The following points highlight the six criticisms against the Keynes’s liquidity preference theory. The criticisms are: 1. Indeterminate Theory 2. Ignores ‘Real’ Factors Altogether 3. No Liquidity without Saving is Available 4. Goes Contrary to Observed Facts 5. ‘All or Nothing’ Theory 6. Begs the Question.
Keynes’s Liquidity Preference Theory Criticism # 1. Indeterminate Theory:
Keynes criticised the classical theory for not taking income changes into account and thus rejected it for being indeterminate.
The same criticism, however, applies to his own theory. His theory also assumes a particular level of income and then proceeds to draw a liquidity preference schedule at that level of income.
The fact is that when income changes, a new liquidity preference schedule needs to be drawn: there are as many liquidity preference schedules as the levels of income. If income changes are taken into account, then Keynes’ theory is also indeterminate.
Keynes’s Liquidity Preference Theory Criticism # 2. Ignores ‘Real’ Factors Altogether:
Keynes’s liquidity preference theory is only a monetary theory. It does not consider any of the real factors like thrift, marginal productivity of capital and abstinence needed for saving. There is no denying the fact that money supply and demand exercise a lot of influence on determination of the rate of interest but loans are demanded only because capital is productive.
A full and determinate theory of interest rate must take note of real factors like the supply of real saving and the marginal efficiency of investment as much as of the demand and supply of money. Keynes’s theory is thus inadequate inasmuch as it ignores the real factors influencing rate of interest.
Keynes’s Liquidity Preference Theory Criticism # 3. No Liquidity without Saving is Available:
Keynes considers rate of interest to be a reward for surrendering one’s liquidity preference. He would not admit the influence of abstinence and time preference in the supply of saving and the role of saving in determination of the rate of interest.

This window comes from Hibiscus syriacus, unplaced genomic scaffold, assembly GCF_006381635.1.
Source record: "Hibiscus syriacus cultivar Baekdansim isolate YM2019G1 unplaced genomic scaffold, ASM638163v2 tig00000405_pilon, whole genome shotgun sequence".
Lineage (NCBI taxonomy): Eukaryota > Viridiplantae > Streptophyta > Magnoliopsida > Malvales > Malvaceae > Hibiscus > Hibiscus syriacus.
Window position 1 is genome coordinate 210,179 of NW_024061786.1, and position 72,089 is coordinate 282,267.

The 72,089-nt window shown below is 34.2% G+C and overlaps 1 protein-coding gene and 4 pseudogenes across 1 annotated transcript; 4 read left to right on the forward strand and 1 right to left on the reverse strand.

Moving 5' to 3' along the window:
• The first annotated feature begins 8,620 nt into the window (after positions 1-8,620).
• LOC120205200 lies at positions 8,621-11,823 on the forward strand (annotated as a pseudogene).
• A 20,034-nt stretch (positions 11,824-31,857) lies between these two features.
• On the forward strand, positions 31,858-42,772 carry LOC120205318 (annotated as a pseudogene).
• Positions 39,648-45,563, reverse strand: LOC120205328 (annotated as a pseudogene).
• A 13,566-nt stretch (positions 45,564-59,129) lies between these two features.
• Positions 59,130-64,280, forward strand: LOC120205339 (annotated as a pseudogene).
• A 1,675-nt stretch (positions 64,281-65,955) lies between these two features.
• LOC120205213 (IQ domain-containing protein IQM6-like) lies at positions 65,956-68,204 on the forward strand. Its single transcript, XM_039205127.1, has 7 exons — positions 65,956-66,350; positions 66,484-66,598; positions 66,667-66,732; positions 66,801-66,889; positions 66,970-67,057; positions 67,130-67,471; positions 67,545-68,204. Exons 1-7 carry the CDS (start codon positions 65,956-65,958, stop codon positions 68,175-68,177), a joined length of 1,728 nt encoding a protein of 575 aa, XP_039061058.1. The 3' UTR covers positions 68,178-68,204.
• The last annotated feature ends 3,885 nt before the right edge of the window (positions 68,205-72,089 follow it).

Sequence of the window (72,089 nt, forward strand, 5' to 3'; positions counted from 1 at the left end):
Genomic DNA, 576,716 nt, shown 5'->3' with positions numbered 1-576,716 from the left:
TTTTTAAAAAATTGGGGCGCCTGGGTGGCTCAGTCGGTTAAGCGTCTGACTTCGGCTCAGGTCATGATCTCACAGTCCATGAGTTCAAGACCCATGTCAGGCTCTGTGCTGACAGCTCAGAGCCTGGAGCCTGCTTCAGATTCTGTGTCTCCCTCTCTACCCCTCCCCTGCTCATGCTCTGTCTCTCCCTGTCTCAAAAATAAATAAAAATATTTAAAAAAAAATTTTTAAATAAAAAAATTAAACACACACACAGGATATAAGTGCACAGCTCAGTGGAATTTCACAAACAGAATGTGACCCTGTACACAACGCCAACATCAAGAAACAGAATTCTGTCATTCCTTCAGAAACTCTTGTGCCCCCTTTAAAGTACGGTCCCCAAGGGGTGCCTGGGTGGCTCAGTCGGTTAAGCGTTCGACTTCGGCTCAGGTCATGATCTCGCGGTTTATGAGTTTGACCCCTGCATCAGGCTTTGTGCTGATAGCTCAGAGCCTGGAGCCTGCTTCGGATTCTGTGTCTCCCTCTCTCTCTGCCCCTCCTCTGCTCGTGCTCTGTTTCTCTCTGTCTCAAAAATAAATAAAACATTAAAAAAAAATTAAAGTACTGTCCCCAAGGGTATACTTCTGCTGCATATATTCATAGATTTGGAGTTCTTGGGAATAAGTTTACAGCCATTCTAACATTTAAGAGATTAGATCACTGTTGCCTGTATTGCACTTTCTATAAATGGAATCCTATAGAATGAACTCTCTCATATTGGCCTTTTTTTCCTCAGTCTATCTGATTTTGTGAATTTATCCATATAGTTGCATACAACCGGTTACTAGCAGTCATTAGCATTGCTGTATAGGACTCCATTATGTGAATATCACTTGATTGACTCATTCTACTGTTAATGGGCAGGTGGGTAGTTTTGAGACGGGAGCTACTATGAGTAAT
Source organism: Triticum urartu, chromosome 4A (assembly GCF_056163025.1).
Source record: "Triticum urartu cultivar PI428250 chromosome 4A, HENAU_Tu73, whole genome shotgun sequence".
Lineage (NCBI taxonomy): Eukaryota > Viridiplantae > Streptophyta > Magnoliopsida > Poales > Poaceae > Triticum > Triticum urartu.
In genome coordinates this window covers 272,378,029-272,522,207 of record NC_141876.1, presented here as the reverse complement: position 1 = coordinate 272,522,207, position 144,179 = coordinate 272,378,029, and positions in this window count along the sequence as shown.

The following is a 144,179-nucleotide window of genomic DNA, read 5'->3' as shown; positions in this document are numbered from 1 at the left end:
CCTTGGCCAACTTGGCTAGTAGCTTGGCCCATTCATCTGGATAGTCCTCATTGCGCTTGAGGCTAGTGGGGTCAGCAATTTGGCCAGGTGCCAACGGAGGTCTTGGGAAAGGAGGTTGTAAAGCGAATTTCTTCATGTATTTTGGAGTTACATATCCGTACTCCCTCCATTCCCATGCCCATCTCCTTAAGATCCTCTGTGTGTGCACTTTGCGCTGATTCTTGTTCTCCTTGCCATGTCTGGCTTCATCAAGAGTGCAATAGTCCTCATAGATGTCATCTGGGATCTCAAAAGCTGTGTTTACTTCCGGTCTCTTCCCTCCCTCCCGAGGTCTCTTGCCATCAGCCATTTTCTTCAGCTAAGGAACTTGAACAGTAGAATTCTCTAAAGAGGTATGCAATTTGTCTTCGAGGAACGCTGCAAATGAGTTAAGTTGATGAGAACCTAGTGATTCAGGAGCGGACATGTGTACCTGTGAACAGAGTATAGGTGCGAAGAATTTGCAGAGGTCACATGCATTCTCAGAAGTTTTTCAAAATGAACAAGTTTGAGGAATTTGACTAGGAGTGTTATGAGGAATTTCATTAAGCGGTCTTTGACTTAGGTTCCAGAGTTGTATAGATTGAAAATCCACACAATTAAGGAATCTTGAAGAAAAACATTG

He conveniently forgot that saving is necessary for the holding of cash which means liquidity preference. As Jacob Viner has said, “Without saving, there can be no liquidity to surrender. Rate of interest is the result of saving.” It is the denial to oneself of consumption of the whole of one’s income which makes liquidity possible.
Keynes’s Liquidity Preference Theory Criticism # 4. Goes Contrary to observed Facts:
The theory holds that interest is the reward for parting with liquidity. Higher is the liquidity preference, higher is the rate of interest and lower is the liquidity preference, lower is the rate of interest. During depression, people have a high liquidity preference but the rate of interest is extremely low.
In times of inflation people have low liquidity preference but the rate of interest is very high. Thus facts go against Keynes’s theory. This is because Keynes did not take the income level into account. The modern determinate theory can explain this fact satisfactorily.
Keynes’s Liquidity Preference Theory Criticism # 5. ‘All or Nothing’ Theory:
In his theory, Keynes assumes that the choice is always between liquid cash and illiquid bonds. His theory is, therefore, an ‘all or nothing’ theory. In fact, there are various types of investable assets varying in degrees of liquidity.
A person who has some saving does not always want it to be cither wholly cash or illiquid bonds. He wants some cash, some liquid assets and some illiquid assets. Keynes’s theory thus unnecessarily separates liquid from illiquid assets for determination of the rate of interest.
Keynes’s Liquidity Preference Theory Criticism # 6. Begs the Question:
A basic objection to Keynes’s liquidity preference theory was stated by Sir Dennis Robertson humorously. He observed that in Keynes’s theory, “the rate of interest is what it is because it is expected to be other than it is.” He then asked, “But if it is not expected to be other than it is, there is nothing to tell us why it is what it is ; the organ that secretes it has been amputated, but somehow it still survives ; a grin without a cat.”
The cogency of Robertson’s criticism may be lost in its humour. The liquidity preference curve and hence the whole of Keynes’s theory depends upon people expecting a change in the rate of interest and hence in the price of bonds.
If people do not, in fact, expect the rate of interest to change, there is nothing left of liquidity preference theory. If people expect the rate of interest to rise further when it is high, and to fall when it is low, the whole theory would be reversed. The relationship between the rate of interest and the demand for bonds is implicit in the theory itself. The theory, therefore, begs the question.